Saturday, February 25, 2012

The Illusion of Normalcy- Part 1

"Yikes!" I announce while updating iCal. I have been looking at the events in the next two weeks, and just realized how soon my grandpa is visiting! And he's going to stay at our house…double yikes!
I look around my room. Clothing and books litter the floor. Messy, but not unusual. The door is covered in signage: "Beware of autistic person!" "No Internet memes!". Oh, dear…A large sign on the wall helps me remember to do things like shower and zip my pants. Definitely abnormal.

I walk out into the hallway. Our floor-to-ceiling mirror is decorated with lists of homophones and, in giant letters: "ALL YOUR BASE ARE BELONG TO US". A 1up mushroom and a Piranha Plant lurk next to a monkey sticker. I think it's interesting. Mother thinks we'd better clean it up. (She's probably right.)

I continue my tour of our house, searching for the odd and abnormal things we'll have to remove or hide. A list of fats is taped to the refrigerator–the unhealthy saturated fats are marked with a skull and crossbones.  Every bathroom mirror reads: "Public service announcement: always check the toilet for giant sewer rats!". A paper Swiss cheese on a spring is stuck to our magnet board. The door to the laundry room bears a warning: "Poisonous gases!" Everywhere there are sesquipedalian announcements about preventing ant invasions. A giant drawing of Jigglypuff is magnetized to my brother's dartboard. In several places, I have carefully written "THE CAKE IS A LIE" with a dry-erase marker, just as it appeared in Portal.
Just to clarify matters, our house is not a dump. My mother worked very hard to make it aesthetically pleasing, and kindly did not protest when I put a sign reading "LAIR" above my door, and we decorated the hallway with a life-size cardboard Mewtwo.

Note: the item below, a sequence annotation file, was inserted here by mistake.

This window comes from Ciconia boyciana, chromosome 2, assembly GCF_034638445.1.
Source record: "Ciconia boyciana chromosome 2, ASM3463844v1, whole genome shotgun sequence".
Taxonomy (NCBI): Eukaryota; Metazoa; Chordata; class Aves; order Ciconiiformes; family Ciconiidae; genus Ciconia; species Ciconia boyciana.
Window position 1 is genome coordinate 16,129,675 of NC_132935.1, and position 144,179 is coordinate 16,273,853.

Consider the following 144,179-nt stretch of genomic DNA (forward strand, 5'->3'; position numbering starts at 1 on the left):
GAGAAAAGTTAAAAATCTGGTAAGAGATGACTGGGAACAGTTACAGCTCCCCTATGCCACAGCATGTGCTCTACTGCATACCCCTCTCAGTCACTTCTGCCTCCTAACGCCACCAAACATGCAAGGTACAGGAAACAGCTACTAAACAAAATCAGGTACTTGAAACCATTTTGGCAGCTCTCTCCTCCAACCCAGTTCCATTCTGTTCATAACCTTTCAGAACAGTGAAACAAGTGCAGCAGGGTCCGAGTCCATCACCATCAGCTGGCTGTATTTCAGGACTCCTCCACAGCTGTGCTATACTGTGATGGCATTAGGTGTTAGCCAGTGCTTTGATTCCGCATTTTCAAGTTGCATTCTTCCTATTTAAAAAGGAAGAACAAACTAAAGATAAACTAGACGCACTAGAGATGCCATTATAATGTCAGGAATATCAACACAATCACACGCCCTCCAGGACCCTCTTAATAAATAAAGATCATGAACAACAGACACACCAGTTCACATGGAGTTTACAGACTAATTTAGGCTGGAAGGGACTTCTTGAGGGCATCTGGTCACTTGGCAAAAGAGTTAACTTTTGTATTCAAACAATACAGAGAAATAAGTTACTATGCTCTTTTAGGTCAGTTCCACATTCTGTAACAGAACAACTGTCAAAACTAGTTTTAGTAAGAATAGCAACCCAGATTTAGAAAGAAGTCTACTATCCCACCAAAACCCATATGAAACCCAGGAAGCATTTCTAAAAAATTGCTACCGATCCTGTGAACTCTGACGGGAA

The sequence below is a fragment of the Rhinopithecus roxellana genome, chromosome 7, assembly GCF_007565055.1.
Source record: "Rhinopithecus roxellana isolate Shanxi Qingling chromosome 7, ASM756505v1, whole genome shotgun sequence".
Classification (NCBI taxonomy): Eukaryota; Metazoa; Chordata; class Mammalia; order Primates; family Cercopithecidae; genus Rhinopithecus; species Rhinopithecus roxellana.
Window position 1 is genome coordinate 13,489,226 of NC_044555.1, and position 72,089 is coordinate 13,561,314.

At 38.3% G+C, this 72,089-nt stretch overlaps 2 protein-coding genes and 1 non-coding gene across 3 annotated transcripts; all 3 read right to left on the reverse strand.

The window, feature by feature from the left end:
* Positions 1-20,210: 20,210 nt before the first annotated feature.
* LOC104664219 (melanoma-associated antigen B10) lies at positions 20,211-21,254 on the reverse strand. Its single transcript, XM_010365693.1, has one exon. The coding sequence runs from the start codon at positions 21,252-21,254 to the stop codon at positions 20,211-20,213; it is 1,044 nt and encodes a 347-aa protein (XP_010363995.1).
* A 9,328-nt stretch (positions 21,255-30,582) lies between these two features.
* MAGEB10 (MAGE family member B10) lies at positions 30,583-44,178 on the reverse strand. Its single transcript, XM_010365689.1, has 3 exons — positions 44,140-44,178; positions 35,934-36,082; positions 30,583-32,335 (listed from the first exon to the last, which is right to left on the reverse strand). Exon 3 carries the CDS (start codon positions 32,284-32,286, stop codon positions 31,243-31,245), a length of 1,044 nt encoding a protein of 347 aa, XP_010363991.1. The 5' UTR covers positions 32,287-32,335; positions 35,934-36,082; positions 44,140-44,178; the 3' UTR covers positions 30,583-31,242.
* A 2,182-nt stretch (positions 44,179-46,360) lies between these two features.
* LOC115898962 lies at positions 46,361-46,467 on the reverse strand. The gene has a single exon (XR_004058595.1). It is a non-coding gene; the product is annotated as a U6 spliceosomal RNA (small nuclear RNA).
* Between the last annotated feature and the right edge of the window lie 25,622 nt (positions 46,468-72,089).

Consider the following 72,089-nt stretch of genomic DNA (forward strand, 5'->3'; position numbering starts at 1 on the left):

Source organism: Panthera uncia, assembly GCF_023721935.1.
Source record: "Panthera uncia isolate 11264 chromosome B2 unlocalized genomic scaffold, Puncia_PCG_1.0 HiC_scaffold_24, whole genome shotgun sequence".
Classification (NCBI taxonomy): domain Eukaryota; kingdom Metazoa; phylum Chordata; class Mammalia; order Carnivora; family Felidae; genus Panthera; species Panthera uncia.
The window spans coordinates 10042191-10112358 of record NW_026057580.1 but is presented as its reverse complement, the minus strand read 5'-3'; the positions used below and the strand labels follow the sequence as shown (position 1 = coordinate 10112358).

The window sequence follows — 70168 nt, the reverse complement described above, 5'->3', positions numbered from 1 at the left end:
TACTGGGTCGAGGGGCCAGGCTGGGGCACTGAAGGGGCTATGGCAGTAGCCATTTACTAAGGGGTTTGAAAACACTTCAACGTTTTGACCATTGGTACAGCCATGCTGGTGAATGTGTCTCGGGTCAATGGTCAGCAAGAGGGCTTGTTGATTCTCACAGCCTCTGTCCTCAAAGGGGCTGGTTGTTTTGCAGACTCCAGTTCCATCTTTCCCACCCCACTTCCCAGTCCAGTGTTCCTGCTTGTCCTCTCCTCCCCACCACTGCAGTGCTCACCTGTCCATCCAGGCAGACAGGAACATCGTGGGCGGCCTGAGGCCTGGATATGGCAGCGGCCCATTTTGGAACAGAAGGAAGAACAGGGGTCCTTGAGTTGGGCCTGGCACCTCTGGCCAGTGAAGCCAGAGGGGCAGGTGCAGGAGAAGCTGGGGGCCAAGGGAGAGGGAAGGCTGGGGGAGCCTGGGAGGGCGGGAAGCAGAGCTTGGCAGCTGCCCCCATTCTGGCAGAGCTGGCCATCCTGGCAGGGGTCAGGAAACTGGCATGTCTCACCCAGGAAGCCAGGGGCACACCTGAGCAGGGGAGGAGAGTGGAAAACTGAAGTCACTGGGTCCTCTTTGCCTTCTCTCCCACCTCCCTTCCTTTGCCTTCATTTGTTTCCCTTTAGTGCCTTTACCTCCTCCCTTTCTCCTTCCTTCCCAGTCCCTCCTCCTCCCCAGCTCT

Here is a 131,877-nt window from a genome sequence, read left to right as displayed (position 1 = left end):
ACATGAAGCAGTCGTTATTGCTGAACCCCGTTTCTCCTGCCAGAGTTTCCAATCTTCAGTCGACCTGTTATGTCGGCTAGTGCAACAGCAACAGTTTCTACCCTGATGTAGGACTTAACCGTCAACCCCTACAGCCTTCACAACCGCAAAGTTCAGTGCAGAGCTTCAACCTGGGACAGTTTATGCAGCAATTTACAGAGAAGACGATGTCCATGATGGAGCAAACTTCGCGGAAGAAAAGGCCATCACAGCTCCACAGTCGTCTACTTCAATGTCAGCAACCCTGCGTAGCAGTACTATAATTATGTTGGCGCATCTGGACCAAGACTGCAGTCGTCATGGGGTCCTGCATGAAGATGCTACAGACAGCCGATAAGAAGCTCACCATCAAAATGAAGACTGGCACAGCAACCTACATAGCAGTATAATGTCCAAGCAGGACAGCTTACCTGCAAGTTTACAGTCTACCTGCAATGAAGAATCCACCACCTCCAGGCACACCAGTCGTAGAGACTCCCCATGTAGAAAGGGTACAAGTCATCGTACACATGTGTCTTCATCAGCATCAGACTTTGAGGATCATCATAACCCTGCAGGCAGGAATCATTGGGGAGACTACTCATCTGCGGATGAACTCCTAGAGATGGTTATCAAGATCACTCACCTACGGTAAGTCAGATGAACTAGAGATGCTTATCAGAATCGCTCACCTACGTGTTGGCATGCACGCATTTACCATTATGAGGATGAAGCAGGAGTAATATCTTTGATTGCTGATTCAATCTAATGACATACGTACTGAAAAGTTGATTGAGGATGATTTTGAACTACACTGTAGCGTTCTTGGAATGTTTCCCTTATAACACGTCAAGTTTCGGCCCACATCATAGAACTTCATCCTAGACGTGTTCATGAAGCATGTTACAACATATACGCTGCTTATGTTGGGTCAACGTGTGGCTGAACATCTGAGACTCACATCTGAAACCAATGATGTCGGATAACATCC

Before Grandpa comes, I imagine, we will go on a Weirdness Hunt, tracking down the unusual signage and wiping the mirrors clean. For a few weeks, our house will look like a normal family lives in it. Then, slowly, the weirdness will reappear. I will save the signs we remove and tape them back up after Grandpa leaves. My brother will decorate the mirror again. Maybe I'll decorate my door with Portal-style warning signs–in case you can't tell, Portal and Portal 2 is my newest temporary perseveration.

Monday, February 13, 2012

Worried about Worrying

I'm worried about plumbing problems. I'm also worried about car accidents. And Formosan Subterranean Termites, which are spreading across the US, can never be fully eradicated once they move in and are capable of wrecking a house in 3 months. (Now that you've read that, you're probably worried about them too.)
Just a few of my recent worries include: What if an earthquake happens while I'm in the kitchen and a stack of plates falls out of the cabinet and kills me? What if the light switch catches fire? What if a giant spark leaps out of the electrical outlet? What if there's a gas leak? I have so many worries, I'm worried I worry too much and will get an anxiety disorder!